Boun Khouan Khao is a harvest festival featuring rituals of thanksgiving to the spirit of the land.

Boun Khao Chee is a morning temple ceremony at which a special sticky rice bread is offered to the monks.

Boun Phra Wet commemorates King Vessanthara’s reincarnation as the Buddha. Fortune-telling is a highlight of this three day festival.

13-16 Lao New Year (Boun Pee Mai or Koud Song Kane) From the washing of Buddha images to the drenching of friends and strangers, water is central to the Lao New Year festival. Be sure to visit temple compounds as celebrants pour scented water over Buddha images, and expect to be ambushed - no one escapes the traditional water-throwing.

Boun Visakhabusa celebrates Buddha’s birth, enlightenment and death. Boun Bang Fai, the Rocket Festival, is a call to the spirits for rain and a celebration of fertility. After a morning temple ceremony, people gather in fields on the outskirts of villages to launch brightly decorated bamboo rockets.

Boun Khao Phansaa is the first day of Buddhist Lent. During these three months, new couples are not allowed to marry.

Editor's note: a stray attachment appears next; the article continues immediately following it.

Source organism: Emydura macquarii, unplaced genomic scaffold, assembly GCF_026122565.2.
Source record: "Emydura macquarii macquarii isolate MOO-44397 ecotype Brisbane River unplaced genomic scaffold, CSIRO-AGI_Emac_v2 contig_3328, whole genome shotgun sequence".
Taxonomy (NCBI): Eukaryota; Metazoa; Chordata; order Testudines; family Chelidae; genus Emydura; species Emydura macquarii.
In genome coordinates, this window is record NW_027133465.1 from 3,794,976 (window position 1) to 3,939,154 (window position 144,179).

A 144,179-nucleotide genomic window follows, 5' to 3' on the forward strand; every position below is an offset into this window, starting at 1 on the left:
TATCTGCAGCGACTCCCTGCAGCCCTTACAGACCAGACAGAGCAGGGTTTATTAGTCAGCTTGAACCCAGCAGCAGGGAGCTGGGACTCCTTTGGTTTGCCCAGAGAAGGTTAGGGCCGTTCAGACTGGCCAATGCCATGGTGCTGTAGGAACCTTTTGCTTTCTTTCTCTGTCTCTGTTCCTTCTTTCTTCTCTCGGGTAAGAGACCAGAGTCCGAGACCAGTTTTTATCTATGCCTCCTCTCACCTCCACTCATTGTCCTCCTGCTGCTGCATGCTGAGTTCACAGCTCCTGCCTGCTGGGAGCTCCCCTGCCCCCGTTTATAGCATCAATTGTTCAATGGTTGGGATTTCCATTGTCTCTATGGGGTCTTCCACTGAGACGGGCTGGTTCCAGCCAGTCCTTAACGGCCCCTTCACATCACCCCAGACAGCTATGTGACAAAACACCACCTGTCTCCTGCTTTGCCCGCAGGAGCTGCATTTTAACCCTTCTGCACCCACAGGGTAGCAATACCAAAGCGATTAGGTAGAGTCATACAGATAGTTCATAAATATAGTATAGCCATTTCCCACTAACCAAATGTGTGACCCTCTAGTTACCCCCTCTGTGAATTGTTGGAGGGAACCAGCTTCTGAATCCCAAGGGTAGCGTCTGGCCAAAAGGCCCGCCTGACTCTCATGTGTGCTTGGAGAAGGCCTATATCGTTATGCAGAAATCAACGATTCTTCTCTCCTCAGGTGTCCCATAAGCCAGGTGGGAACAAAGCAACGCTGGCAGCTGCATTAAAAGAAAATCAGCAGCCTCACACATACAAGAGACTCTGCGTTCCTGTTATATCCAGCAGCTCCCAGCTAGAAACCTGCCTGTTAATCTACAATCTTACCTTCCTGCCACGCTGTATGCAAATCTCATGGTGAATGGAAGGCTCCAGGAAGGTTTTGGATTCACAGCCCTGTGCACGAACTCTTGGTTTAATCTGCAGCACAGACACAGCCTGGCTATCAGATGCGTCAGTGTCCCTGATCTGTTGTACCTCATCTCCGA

Boun Khao Padabdine is an early morning temple ceremony honoring the ancestors. Boun Khao Salak is another opportunity to make offerings to the dead and to share merit with them.

Boun Ok Phansaa is the final and most important day of Buddhist Lent. Boun Souang Heua, the boat racing festival, is held the day after.

Boun That Luang, is a festival celebrating That Luang Stupa at the time of the full moon. The festival begins with a solemn, pre-dawn gathering of thousands of faithful pilgrims. These devotees give offerings and listen to prayers chanted by the monks who represent every temple in Laos. Throughout the preceding week, a combined trade fair and carnival offers food and handicraft stalls, concerts, dance shows and comedy acts.

Boun Kin Chieng, is the New Year Festival of Lao Soung (Hmong).